What It Means to Go Hungry

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Since Thanksgiving is the day we count our blessings instead of our carbs, it is a ripe moment to talk about hunger.

Or perhaps, to talk about how we talk about hunger.

When the government released its annual survey on Household Food Security in the United States last week, as it has every year since 1995, there was for the first time a word missing — a very important word. The report stated that about 35 million Americans sometimes don't always know where their next meal will come from, and a third of those sometimes experience "very low food security." But as of this year, the word "hunger" no longer applies.

That curious change in language, which the Washington Post denounced as "linguistic airbrushing," inspired some poverty activists to charge officials with trying to cover up the problem. "We're very concerned about 'hunger' disappearing," said Ross Fraser of America's Second Harvest, the country's largest hunger-relief charity. "How do you talk about hunger if the government isn't providing you with data about hunger?"

It was easy to suspect a conspiracy, that someone in the government who didn't like the fact that every year for the last five the hunger statistics had gotten worse had pushed the USDA to dilute the bad news somehow. (Some Democrats suggested that the report was delayed until after the election; the department responded that the release schedule has always been a bit erratic and this year's was set months ago.) But behind the predictable fight was a practical challenge: How should we talk about hunger in America in a way that both accurately describes the problem and pushes people to solve it.

The dehydrated phrase "food insecurity," in fact, has been the accepted language of aid workers and the U.N. and government studies for years. Until now, Americans who had to scramble to put food on the table but somehow always managed, with the help maybe of a food bank or soup kitchen, were said to experience "food insecurity without hunger." There are 12.6 million such households; about 4.4 million families actually had to reduce or skip meals altogether because they ran out of money to buy food. They used to be called "food insecure with hunger." Now they are described as experiencing "very low food security."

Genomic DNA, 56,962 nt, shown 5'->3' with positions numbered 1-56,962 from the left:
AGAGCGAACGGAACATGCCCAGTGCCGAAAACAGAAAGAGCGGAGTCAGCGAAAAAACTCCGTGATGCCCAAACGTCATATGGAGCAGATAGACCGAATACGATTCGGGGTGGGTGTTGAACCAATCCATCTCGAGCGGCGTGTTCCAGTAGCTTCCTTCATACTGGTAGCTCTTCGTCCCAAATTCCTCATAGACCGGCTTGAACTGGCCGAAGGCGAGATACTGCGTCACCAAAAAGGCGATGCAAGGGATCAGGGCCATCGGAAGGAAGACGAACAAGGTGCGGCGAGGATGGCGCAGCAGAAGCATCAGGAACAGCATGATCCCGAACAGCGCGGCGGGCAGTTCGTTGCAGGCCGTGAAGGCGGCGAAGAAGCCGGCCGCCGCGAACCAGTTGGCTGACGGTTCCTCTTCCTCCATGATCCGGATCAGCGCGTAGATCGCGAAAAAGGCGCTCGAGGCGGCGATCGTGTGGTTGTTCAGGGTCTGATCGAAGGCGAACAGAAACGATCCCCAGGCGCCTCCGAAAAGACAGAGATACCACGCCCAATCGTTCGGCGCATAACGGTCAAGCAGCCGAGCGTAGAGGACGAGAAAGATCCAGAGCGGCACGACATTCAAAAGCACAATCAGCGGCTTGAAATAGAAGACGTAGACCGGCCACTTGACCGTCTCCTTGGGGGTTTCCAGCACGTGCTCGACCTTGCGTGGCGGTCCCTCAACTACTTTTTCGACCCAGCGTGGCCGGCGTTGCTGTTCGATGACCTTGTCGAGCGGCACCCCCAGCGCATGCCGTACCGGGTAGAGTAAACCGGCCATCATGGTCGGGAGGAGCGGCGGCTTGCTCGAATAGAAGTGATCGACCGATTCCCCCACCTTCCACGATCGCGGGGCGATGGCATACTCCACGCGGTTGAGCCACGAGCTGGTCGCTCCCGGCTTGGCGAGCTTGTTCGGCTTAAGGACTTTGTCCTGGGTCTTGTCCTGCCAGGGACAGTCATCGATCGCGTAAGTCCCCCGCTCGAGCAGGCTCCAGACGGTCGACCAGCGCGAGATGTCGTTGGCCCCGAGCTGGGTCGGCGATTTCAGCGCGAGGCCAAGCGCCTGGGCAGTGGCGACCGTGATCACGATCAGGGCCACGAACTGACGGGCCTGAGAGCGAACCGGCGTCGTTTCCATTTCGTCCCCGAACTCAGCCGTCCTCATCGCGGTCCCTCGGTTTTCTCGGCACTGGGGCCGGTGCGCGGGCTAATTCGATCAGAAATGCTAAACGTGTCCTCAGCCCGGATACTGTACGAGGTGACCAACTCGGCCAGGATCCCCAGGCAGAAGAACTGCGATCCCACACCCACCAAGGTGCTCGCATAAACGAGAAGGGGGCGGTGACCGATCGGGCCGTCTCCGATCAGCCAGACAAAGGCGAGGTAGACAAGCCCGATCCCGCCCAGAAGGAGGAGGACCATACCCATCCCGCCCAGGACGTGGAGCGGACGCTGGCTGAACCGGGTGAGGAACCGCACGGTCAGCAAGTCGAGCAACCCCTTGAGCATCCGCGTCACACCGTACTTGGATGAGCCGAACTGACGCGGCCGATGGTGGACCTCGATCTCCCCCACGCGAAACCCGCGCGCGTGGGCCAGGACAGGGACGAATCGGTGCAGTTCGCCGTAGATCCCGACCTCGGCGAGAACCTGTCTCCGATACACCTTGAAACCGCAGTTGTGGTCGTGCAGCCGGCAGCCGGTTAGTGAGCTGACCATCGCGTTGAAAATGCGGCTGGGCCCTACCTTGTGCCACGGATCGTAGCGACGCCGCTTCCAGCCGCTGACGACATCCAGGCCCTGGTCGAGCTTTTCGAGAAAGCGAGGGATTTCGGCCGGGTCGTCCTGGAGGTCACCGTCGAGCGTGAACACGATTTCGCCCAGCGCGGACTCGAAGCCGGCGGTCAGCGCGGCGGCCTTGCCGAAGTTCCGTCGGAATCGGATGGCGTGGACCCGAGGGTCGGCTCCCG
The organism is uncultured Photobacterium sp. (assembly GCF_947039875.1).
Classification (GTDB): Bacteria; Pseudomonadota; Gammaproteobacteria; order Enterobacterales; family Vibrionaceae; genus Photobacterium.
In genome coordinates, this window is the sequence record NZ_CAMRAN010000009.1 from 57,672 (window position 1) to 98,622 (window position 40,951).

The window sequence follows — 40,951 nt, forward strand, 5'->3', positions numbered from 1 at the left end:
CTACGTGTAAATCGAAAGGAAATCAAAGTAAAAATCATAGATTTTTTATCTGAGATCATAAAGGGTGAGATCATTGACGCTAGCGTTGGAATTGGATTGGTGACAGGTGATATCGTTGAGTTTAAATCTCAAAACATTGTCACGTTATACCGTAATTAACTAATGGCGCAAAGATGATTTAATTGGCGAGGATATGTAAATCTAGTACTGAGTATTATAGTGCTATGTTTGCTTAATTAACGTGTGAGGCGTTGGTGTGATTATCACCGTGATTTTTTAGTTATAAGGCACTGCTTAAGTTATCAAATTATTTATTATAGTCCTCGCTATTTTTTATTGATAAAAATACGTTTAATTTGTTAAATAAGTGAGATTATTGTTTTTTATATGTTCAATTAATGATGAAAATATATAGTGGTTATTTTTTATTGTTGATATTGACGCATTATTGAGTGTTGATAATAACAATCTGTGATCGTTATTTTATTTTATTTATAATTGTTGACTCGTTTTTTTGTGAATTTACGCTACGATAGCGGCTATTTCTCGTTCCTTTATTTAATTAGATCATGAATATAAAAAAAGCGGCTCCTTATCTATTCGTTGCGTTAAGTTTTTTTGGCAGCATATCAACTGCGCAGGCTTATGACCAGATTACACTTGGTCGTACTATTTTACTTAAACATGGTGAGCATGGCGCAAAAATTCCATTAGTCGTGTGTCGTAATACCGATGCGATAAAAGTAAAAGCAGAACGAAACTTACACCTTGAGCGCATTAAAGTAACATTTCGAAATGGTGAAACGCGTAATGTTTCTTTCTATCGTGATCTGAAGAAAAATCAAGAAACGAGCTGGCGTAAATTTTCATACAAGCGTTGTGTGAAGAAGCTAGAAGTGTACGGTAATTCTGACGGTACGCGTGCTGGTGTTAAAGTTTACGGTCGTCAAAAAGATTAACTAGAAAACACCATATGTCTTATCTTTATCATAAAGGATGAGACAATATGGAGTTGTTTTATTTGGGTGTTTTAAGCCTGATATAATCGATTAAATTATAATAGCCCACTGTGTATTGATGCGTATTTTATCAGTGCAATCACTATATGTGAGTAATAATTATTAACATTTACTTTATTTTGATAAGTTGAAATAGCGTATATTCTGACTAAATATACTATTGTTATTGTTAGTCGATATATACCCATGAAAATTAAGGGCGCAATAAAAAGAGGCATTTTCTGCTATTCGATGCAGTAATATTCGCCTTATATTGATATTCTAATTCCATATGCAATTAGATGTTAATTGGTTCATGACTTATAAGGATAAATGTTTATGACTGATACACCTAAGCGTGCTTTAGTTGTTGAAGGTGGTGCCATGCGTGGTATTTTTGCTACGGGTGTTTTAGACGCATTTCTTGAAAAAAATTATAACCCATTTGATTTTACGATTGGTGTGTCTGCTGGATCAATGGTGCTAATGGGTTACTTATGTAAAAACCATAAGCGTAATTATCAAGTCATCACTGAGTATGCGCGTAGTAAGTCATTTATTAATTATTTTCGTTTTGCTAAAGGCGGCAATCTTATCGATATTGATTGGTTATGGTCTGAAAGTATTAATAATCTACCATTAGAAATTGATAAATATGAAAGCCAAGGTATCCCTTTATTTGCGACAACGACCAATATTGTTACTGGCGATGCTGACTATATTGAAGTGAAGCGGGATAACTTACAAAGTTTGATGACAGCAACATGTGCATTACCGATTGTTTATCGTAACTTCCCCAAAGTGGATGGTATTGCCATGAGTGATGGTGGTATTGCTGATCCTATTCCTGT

The shift in terminology, which inspired such a furor, came about as bureaucratic translations so often do: slowly, earnestly, and all but blindly when it came to the larger meaning. "It seems that 'hungry' means different things to different people," explains Mark Nord, one of the principal authors of the USDA report. Some anti-hunger activists said that any household that had to struggle to keep food on the table should be classified as hungry; others countered that this diminished the power of the term, and that it should refer only to the more severe cases. So about three years ago the Agriculture Department asked experts at the National Academies of Science to weigh in, and their committee agreed that "hunger" should be reserved for cases when persistent food insecurity results in "prolonged, involuntary lack of food," and the result is "discomfort, illness, weakness or pain that goes beyond the usual uneasy sensation."